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In some articles in Organic Syntheses, chemical-specific hazards are highlighted in red “Caution Notes” within a procedure. It is important to recognize that the absence of a caution note does not imply that no significant hazards are associated with the chemicals involved in that procedure. Prior to performing a reaction, a thorough risk assessment should be carried out that includes a review of the potential hazards associated with each chemical and experimental operation on the scale that is planned for the procedure. Guidelines for carrying out a risk assessment and for analyzing the hazards associated with chemicals can be found in Chapter 4 of Prudent Practices.

The procedures described in Organic Syntheses are provided as published and are conducted at one's own risk. Organic Syntheses, Inc., its Editors, and its Board of Directors do not warrant or guarantee the safety of individuals using these procedures and hereby disclaim any liability for any injuries or damages claimed to have resulted from or related in any way to the procedures herein.

These paragraphs were added in September 2014. The statements above do not supersede any specific hazard caution notes and safety instructions included in the procedure. DOI:10.15227/orgsyn.055.0043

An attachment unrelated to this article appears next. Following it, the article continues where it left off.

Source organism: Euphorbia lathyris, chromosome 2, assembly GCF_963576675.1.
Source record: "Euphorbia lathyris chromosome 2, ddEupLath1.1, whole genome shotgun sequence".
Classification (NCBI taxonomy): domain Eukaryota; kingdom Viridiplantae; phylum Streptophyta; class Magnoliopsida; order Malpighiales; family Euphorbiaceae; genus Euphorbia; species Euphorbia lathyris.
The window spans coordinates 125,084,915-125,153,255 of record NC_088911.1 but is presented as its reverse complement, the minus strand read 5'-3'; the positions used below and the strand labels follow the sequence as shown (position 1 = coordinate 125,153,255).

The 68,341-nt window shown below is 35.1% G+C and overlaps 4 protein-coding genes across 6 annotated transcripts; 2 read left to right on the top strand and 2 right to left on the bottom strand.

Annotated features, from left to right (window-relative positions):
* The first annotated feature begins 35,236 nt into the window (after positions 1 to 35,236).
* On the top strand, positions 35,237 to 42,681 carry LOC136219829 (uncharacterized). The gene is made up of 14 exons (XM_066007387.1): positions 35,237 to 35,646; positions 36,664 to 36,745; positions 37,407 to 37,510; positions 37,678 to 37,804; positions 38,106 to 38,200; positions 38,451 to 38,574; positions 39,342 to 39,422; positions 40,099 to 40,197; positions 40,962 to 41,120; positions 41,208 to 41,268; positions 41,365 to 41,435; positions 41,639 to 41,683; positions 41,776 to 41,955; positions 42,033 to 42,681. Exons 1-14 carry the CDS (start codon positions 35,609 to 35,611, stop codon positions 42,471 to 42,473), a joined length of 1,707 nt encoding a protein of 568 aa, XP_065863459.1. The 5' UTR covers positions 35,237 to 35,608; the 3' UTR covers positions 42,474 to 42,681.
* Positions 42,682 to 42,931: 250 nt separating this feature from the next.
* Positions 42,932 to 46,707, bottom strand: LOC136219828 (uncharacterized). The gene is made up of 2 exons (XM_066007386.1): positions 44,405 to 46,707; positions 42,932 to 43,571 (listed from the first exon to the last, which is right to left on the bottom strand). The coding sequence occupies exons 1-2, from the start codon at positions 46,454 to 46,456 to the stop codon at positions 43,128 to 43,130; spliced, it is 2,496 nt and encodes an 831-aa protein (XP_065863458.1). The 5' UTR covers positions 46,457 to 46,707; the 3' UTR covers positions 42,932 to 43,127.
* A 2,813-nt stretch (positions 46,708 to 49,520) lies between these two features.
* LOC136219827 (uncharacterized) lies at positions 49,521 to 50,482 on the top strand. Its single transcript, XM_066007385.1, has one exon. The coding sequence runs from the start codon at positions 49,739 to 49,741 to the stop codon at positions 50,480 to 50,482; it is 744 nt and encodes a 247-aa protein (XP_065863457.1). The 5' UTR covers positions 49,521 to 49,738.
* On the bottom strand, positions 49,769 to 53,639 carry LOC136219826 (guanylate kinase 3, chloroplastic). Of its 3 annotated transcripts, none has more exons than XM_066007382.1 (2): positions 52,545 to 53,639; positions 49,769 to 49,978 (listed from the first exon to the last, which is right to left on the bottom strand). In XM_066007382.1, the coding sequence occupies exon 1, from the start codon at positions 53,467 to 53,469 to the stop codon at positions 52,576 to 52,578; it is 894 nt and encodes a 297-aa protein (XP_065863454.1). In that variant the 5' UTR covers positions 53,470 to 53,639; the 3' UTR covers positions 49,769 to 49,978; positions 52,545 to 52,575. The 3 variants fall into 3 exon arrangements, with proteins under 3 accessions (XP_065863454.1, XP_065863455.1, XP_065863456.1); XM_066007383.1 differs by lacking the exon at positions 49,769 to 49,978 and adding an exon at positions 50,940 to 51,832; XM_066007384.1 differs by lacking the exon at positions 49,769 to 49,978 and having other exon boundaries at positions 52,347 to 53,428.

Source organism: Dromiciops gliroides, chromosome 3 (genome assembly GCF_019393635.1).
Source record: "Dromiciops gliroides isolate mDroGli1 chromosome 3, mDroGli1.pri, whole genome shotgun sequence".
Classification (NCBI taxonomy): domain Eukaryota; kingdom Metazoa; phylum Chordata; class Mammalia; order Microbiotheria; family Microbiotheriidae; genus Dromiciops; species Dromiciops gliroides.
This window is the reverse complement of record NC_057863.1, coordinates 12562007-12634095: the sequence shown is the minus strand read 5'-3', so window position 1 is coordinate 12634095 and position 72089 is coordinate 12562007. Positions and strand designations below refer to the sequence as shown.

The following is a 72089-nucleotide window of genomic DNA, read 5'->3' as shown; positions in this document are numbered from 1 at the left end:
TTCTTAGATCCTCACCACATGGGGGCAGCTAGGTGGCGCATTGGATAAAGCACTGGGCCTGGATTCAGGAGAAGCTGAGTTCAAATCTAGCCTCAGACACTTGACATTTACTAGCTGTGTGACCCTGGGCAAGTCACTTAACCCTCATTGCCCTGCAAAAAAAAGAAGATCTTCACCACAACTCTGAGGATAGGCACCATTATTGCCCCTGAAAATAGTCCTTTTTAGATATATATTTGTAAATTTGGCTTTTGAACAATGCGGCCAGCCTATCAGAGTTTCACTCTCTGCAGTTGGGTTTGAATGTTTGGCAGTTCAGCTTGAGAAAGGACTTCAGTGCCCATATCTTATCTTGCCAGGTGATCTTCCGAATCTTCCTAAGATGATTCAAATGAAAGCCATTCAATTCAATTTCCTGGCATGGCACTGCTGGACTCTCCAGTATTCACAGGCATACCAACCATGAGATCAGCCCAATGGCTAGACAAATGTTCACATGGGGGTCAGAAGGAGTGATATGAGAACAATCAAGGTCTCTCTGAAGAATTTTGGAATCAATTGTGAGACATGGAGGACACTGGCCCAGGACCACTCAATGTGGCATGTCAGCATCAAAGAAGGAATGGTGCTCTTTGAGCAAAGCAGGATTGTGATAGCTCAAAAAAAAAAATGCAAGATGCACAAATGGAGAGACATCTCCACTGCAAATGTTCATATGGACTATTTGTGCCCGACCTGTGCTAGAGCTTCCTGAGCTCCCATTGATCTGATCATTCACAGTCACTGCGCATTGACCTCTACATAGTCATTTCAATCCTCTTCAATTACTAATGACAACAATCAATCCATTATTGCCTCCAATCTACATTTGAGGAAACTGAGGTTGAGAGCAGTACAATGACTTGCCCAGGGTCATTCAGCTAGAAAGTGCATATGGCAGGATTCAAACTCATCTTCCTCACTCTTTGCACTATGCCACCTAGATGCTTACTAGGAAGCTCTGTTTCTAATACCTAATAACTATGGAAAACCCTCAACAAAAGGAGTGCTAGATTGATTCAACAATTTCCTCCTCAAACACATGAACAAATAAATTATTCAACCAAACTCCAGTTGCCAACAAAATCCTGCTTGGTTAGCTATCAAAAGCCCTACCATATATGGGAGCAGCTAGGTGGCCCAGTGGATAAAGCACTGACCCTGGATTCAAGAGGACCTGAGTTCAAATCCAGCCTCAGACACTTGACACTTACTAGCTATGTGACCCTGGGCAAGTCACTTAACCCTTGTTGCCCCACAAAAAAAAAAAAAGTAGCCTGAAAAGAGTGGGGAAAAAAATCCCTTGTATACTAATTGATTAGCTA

Organic Syntheses, Coll. Vol. 6, p.1002 (1988); Vol. 55, p.43 (1976).


Submitted by L. Brener, J. S. McKennis, and R. Pettit1,2. Checked by R. E. Ireland and G. Brown.

1. Procedure

Caution! Because of the evolution of monoxide, this procedure should be carried out in a well-ventilated hood.

A 500-ml., three-necked, round-bottomed flask fitted with a sealed mechanical stirrer and an outlet leading to a gas bubbler, is charged with a solution containing 4.0 g. (0.021 mole) of cyclobutadieneiron tricarbonyl2 and 2.0 g. (0.018 mole) of freshly sublimed p-benzoquinone (Note 1) in 72 ml. of acetone and 8 ml. of water. To the vigorously stirred, ice-cold solution, approximately 40–42 g. of (Note 2) is added portionwise over a period of 10–12 minutes (Note 3), until the evolution has ceased. The reaction mixture is then poured into 600 ml. of cold brine, and the resulting mixture is extracted with five 150-ml. portions of diethyl ether. The combined extracts are washed with four 250-ml. portions of water and dried over anhydrous magnesium sulfate. Removal of the solvent under reduced pressure affords 1.9–2.1 g. of the crude yellow adduct (Note 4). This crude material is dissolved in 8 ml. of hot dibutyl ether (70–80°) and rapidly percolated through approximately 2.0 g. of Florisil (Note 5). Cooling and filtering the eluent affords 1.2–1.3 g. (40–44%) of yellow crystals, m.p. 77–80°. An additional recrystallization from dibutyl ether or ethyl acetate–hexane yields pale yellow crystals, m.p. 78.5–80° (Note 6).